Park mural, other works to be celebrated Saturday


January 17, 2000|By Amy L. Miller | Amy L. Miller,SPECIAL TO THE SUN

ON SATURDAY, Westminster residents are invited to recognize the artistic talents of their neighbors at "Celebration of the Arts 2000," sponsored by the Carroll County Arts Council and the Westminster Office of Community Development.

Central to the celebration will be the dedication of the mural painted in Locust Lane Park by Lewis Schlitt. Work on the mural, which is styled after old European town plans and maps, began in August and was completed at the end of October.

"A lot of people are fascinated with old maps," Schlitt said, explaining why he chose to depict the original Westminster town plans on the Locust Lane wall. "Many of those town plans are illustrated with highlights of the area and panoramic scenes."

Schlitt chose to include a Carroll County landscape on the bottom of the mural, which was completed with the help of his co-workers at The Valley Craftsmen Ltd. in Baltimore. Valley Craftsmen specializes in decorative painting, faux finishes and murals for businesses and homes.

Painted in frames along the mural's border are two sets of buildings Schlitt felt moved to depict. In one corner is the train station that was on Railroad Avenue and helped fuel Westminster's growth.

In another, Schlitt rendered the buildings that were demolished years ago to make way for Locust Lane Park. The destruction of those buildings has given Westminster residents an open space to enjoy, he said.

"The street is still there, and a lot of the buildings still exist on Main Street," Schlitt said, comparing the town plans drawn in the 1870s to the city's current structure.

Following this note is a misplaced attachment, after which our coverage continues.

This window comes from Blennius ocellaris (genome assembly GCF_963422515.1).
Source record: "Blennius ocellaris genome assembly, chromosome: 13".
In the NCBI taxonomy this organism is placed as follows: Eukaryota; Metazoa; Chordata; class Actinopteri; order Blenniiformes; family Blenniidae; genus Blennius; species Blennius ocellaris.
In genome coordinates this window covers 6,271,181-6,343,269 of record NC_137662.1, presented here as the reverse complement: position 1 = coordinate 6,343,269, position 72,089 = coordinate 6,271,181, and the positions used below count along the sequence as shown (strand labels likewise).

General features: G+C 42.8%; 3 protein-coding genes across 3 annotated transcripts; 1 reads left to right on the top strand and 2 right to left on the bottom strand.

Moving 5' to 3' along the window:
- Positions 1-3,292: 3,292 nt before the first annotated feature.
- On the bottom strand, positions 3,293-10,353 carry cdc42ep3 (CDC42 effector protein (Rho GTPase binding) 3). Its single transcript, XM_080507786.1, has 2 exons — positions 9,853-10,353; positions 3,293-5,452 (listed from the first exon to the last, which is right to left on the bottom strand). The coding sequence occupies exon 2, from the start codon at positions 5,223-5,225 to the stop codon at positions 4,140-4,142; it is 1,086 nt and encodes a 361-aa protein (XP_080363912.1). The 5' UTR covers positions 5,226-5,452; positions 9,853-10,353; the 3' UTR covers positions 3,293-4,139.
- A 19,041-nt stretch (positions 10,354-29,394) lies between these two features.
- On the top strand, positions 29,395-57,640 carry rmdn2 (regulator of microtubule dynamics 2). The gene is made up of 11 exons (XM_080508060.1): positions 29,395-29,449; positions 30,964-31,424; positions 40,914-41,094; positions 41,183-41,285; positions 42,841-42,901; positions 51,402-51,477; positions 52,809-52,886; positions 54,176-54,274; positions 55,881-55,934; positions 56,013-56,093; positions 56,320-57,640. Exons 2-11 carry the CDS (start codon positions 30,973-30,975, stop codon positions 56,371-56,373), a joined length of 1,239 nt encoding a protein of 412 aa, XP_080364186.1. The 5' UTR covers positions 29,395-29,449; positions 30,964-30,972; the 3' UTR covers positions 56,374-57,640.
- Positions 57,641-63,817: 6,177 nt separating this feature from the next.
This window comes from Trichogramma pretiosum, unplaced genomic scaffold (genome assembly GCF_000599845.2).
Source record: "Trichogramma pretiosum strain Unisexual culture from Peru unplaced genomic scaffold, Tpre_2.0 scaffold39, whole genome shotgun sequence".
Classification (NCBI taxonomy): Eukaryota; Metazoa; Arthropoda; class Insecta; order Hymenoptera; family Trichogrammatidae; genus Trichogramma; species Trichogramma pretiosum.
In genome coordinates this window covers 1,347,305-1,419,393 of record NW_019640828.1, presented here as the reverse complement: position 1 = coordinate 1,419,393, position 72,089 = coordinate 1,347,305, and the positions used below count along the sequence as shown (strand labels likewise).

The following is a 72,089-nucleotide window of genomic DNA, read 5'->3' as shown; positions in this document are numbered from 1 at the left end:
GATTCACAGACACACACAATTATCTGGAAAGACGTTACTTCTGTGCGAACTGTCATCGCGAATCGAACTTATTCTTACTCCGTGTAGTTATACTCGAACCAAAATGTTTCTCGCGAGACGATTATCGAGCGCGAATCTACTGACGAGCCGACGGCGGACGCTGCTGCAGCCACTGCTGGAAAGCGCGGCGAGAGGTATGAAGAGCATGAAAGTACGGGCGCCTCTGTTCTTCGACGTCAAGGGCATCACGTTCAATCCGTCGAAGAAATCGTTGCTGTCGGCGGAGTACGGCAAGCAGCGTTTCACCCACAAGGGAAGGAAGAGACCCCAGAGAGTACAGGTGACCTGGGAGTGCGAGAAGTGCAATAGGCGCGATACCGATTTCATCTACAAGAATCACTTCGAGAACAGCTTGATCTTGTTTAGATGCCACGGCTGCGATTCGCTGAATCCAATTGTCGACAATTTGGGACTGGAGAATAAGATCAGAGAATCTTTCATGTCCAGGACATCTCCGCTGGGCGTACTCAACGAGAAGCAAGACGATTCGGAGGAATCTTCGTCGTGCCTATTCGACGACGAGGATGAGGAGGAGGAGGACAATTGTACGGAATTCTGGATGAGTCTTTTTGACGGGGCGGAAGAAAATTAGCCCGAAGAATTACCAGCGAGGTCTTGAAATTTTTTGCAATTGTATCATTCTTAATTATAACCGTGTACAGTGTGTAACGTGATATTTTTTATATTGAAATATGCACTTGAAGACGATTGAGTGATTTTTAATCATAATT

Schlitt was chosen to create the mural from a group of 20 artists who submitted their portfolios to the city last January for consideration. In the spring, four finalists were asked to submit plans for a final project, and Schlitt's work was accepted.

"I've always liked the challenge of design," said Schlitt, who has worked with painting, printing, sculpture, photography and writing. "I see the idea of the design process as art in itself, the idea of combining different images that will have meaning for the viewer."

Schlitt said he is working on projects that combine photography and writing. The mural interested him because it allowed a combination of graphics and cartography, he said.

"My artwork has always been on the side," Schlitt said. "I've never been able to do such a large-scale work before."

For Schlitt, painting the mural also gave him the opportunity to express how he feels about integrating art into the community.

"I always want to encourage people to be more aware of art in their everyday lives," he said. "I would like to encourage more of that kind of activity in small cities in the area. I think it adds a lot to the quality of life."

Plans for Saturday's celebration include the dedication of Schlitt's painting at 11 a.m. at Locust Lane in downtown Westminster. Exhibitions of local artists' works are also planned at the Carroll County public library and Ain't That A Frame, both on Main Street.

Information: Carroll County Arts Council, 410-848-7272.

Celebrate county's birthday

An observance of Carroll County's 163rd birthday is scheduled at 4 p.m. Wednesday at the Best Western, 451 Western Maryland College Drive in Westminster.

Admission is free, and light refreshments will be served.

Information: Historical Society of Carroll County, 410-848-6494.

Amy L. Miller's Central neighborhood column appears each Monday in the Carroll County edition of The Sun.

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